Jane Eyre Review: Love and Lament

I have been wanting to reread Jane Eyre for the past few months. Also it was one of the books that I could find at the (small) bookstore that (sometimes) got me through college. In the past, if I attempted to read classics for fun it is just that – an attempt. It’s not necessarily because I didn’t like the book – I would read it in my free time and then I get busy, usually with school, and move on to other less fun things, like homework. So I was really happy that I got to read and finish Jane Eyre on my own time.

(this is not the edition I read – I read the Barns and Noble copy, but I like this cover)

I enjoyed the book more than when I read it in 8th grade. I had remembered a few scenes – more than I thought originally – and lots of pop and vocab quizzes from class, so needless to say, I was able to get more out of the book on my own when all I had to worry about was enjoying the plot.

I feel like when most people talk about Jane Eyre they talk about her as a strong female character. Although I feel like this topic can be overdone (and I don’t see myself as a raging feminist), it really is a large portion of the novel. After all, the book title is her name, and it did claim to be a fictional autobiography.

The first person narrative really displays Jane’s character beyond anything else in the novel. Everything the reader learns, from facts about Mr. Rochester, to suspicions about the servant, Grace Pool, is filtered through Jane’s lens, so we get her opinion on everything. And she does have strong opinions on religion, love, marriage, and female roles, – some that go along with her society at the time, and some that don’t. These give her a strong voice and make her a good match for the “dreamy” and dark Mr. Rochester.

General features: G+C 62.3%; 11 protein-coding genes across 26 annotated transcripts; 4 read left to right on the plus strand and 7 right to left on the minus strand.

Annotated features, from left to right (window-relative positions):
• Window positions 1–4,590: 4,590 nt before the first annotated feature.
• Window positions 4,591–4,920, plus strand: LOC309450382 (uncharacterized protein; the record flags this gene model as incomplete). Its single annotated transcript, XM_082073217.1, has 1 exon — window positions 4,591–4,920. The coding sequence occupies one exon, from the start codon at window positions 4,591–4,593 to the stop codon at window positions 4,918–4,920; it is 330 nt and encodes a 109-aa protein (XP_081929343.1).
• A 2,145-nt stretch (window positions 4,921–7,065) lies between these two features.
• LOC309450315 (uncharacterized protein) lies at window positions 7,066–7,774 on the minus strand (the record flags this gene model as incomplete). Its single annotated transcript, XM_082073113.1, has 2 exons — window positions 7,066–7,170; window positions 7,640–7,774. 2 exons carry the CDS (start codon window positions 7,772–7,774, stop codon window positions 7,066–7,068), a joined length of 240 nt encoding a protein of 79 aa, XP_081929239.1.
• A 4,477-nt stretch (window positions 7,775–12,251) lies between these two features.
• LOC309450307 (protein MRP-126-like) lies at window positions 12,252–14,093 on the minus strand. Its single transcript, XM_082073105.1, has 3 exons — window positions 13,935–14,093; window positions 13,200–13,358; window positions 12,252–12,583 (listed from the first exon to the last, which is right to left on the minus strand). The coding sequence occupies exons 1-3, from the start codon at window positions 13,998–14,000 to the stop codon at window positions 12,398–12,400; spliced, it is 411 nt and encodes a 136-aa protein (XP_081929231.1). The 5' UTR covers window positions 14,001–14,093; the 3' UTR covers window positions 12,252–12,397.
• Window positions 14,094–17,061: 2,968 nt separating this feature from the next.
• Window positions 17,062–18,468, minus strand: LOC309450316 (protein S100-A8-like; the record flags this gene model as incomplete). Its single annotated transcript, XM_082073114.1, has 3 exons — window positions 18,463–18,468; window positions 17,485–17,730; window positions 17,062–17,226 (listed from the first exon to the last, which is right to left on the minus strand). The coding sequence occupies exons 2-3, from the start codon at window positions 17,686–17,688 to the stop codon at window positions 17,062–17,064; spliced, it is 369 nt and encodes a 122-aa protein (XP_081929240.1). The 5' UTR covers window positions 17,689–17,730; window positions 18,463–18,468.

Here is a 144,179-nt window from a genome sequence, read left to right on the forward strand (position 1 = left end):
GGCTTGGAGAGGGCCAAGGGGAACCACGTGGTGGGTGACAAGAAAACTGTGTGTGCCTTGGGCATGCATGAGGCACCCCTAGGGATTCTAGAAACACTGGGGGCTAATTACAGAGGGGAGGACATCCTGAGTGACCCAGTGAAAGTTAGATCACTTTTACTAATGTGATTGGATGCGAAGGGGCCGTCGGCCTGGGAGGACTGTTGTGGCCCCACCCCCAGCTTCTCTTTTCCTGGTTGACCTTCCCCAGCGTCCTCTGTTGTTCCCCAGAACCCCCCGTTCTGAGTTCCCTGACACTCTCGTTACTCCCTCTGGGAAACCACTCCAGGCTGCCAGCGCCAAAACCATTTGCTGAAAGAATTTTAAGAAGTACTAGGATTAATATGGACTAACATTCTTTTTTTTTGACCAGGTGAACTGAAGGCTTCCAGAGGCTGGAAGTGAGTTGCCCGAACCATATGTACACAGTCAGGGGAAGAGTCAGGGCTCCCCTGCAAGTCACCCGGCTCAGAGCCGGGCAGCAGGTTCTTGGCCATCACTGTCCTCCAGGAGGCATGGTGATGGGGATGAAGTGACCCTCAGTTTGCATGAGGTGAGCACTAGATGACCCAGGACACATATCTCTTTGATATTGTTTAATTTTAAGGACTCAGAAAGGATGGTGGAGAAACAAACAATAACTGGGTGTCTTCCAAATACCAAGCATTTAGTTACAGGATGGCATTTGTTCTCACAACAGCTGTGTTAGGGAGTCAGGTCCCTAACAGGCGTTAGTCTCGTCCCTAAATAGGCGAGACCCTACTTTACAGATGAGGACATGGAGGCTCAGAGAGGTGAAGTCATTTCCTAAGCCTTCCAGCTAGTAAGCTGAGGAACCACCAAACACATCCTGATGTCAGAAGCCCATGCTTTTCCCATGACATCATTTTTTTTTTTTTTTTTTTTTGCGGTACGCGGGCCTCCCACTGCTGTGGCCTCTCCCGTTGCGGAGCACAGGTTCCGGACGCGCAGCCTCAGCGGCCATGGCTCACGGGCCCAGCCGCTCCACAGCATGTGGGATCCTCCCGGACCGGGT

Jane Eyre is a Victorian Gothic novel, so horror and love dominate the book. Jane’s life was never easy – ever – which is depressing, but it does strengthen her character a lot. Nothing went well for her for very long before some twist appeared, everything changed, and Jane dealt with it one way or another. Despite its seriousness however, I did enjoy the book. But that might just be because I’m a book nerd…


Finally! Someone’s on my Level!

I saw this the other day in Duane Reade and couldn’t not post it here.

People are finally making “book” perfume! I’ve been saying this should happen for years. I was so happy! Most people like new car smell; I’m not so fond of cars but I love new (or old) book smell. Unfortunately when I sprayed it it was much too perfume-y for me and I wasn’t too fond of the scent – not enough authentic paperback smell if you ask me. But do people really want to smell like ink and paper all day? I probably wouldn’t mind but that’s just me… Still I gave them an A for effort and for brightening my day.


Book Expo America a.k.a. sooo many books!!


So the other day I went to Book Expo America with the NYU Summer Publishing Institute, and it was pretty awesome if I do say so myself. My shoulder is still stiff from carrying the oversized bag of books that I got at the conference, but it was totally worth it! I loved being able to pick up and read books that haven’t been released yet. I also have a list of books to get this fall that look like they’ll be pretty good.